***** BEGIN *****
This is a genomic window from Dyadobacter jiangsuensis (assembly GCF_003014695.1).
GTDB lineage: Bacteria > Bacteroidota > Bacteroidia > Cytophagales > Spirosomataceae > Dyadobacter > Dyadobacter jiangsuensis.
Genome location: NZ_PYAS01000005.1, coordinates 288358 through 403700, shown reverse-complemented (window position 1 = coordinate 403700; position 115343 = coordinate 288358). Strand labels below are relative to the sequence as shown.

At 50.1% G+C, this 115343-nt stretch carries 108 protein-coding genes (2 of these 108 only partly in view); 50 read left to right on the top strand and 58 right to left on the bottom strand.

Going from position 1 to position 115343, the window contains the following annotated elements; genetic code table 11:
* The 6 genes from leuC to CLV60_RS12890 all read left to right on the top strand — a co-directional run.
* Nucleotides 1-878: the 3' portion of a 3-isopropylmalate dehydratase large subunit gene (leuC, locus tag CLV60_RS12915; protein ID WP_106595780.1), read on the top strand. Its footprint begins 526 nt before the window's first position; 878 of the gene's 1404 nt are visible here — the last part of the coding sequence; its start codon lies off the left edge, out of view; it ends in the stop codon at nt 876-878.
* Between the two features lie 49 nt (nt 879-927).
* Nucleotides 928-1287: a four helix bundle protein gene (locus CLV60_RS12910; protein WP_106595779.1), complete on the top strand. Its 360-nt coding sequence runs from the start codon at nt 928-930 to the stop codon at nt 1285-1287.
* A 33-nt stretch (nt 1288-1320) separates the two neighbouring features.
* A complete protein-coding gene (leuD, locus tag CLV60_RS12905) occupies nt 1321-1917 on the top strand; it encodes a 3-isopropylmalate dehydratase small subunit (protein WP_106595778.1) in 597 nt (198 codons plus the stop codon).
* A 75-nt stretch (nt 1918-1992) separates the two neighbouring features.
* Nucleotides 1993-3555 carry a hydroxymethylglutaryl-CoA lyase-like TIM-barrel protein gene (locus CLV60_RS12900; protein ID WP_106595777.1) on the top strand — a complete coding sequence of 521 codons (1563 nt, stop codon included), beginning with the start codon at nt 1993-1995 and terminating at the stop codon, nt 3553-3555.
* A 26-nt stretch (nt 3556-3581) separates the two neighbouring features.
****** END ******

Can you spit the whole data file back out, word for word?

This is a genomic window from Dyadobacter jiangsuensis (assembly GCF_003014695.1).
GTDB lineage: Bacteria > Bacteroidota > Bacteroidia > Cytophagales > Spirosomataceae > Dyadobacter > Dyadobacter jiangsuensis.
Genome location: NZ_PYAS01000005.1, coordinates 288358 through 403700, shown reverse-complemented (window position 1 = coordinate 403700; position 115343 = coordinate 288358). Strand labels below are relative to the sequence as shown.

At 50.1% G+C, this 115343-nt stretch carries 108 protein-coding genes (2 of these 108 only partly in view); 50 read left to right on the top strand and 58 right to left on the bottom strand.

Going from position 1 to position 115343, the window contains the following annotated elements; genetic code table 11:
* The 6 genes from leuC to CLV60_RS12890 all read left to right on the top strand — a co-directional run.
* Nucleotides 1-878: the 3' portion of a 3-isopropylmalate dehydratase large subunit gene (leuC, locus tag CLV60_RS12915; protein ID WP_106595780.1), read on the top strand. Its footprint begins 526 nt before the window's first position; 878 of the gene's 1404 nt are visible here — the last part of the coding sequence; its start codon lies off the left edge, out of view; it ends in the stop codon at nt 876-878.
* Between the two features lie 49 nt (nt 879-927).
* Nucleotides 928-1287: a four helix bundle protein gene (locus CLV60_RS12910; protein WP_106595779.1), complete on the top strand. Its 360-nt coding sequence runs from the start codon at nt 928-930 to the stop codon at nt 1285-1287.
* A 33-nt stretch (nt 1288-1320) separates the two neighbouring features.
* A complete protein-coding gene (leuD, locus tag CLV60_RS12905) occupies nt 1321-1917 on the top strand; it encodes a 3-isopropylmalate dehydratase small subunit (protein WP_106595778.1) in 597 nt (198 codons plus the stop codon).
* A 75-nt stretch (nt 1918-1992) separates the two neighbouring features.
* Nucleotides 1993-3555 carry a hydroxymethylglutaryl-CoA lyase-like TIM-barrel protein gene (locus CLV60_RS12900; protein ID WP_106595777.1) on the top strand — a complete coding sequence of 521 codons (1563 nt, stop codon included), beginning with the start codon at nt 1993-1995 and terminating at the stop codon, nt 3553-3555.
* A 26-nt stretch (nt 3556-3581) separates the two neighbouring features.